Often times the mistakes we make stand out more than the successes. It is an evolutionary driver. If our ancient relatives made a mistake that almost got them killed while looking for tubers out on the plains, well, they needed to hold on to that mistake and learn from it. We function the same way today, even when it comes to fishing.
The first day I caught bonefish in the Bahamas I was with my dad and a guide. Toward the end of the day the guide dropped me off on a flat that had a couple tailing bonefish and he worked with my dad. I was all in favor of this move.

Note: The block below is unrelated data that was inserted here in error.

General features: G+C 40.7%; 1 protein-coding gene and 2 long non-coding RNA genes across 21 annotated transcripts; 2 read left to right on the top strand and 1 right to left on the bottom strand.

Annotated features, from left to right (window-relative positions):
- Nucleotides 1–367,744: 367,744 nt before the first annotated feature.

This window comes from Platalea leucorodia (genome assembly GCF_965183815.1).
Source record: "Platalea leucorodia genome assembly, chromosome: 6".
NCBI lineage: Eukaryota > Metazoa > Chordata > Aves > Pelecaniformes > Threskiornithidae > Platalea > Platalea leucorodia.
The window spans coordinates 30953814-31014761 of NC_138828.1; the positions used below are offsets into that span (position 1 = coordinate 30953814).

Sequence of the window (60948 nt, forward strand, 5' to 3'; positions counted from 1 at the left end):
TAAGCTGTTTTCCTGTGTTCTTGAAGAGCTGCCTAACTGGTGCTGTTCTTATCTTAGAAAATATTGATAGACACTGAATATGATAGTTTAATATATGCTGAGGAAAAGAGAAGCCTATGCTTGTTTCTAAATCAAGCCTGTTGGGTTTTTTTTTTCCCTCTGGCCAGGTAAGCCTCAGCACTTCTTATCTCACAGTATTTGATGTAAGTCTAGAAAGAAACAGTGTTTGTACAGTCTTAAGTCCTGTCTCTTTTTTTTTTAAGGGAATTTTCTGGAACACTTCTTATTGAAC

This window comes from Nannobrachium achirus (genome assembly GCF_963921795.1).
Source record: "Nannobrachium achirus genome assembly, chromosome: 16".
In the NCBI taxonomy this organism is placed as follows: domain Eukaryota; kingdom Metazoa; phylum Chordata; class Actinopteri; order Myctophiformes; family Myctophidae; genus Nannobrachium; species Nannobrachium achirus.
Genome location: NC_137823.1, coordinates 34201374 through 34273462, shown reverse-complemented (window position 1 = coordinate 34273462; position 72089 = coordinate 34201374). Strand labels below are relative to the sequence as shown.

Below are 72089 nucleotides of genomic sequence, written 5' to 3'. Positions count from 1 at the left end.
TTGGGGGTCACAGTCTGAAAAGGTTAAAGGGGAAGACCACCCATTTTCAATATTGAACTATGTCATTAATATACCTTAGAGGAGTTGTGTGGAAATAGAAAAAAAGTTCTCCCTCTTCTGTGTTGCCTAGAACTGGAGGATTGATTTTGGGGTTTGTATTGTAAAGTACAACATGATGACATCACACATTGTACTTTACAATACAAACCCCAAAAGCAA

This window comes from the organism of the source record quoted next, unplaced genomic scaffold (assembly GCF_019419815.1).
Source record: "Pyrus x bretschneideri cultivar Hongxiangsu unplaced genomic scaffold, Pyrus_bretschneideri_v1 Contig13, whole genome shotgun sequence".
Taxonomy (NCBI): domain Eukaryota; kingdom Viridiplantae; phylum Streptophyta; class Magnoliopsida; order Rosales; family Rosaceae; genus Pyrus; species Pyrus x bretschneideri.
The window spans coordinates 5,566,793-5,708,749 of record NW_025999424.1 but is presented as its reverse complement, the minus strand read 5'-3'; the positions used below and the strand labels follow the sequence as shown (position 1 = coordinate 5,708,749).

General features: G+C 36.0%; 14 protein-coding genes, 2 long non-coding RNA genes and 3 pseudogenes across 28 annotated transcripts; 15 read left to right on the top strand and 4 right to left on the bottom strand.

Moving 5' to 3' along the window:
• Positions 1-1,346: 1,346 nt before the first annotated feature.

I positioned myself well for a shot at the tailing bones, who were going on about their business rather eagerly. I made the cast (a few, as I recall) and, somehow, the fish ate. I strip set (a minor miracle) and the fish hit its “Warp Speed” button.
What happened next will be ingrained in my memory for a long time. The line flew up and wrapped itself around the reel handle. The fish popped off about 2 seconds after I hooked it. I was left flabbergasted and broken hearted.
There is a proper way to do it and you can bet I do that every time now. One the fish is hooked, your line hand should move the line out and away from your rod until all the slack is taken up and the fish is on the reel.
Go to 2:53.
You ever wrap your line around the reel or rod and lost a fish?
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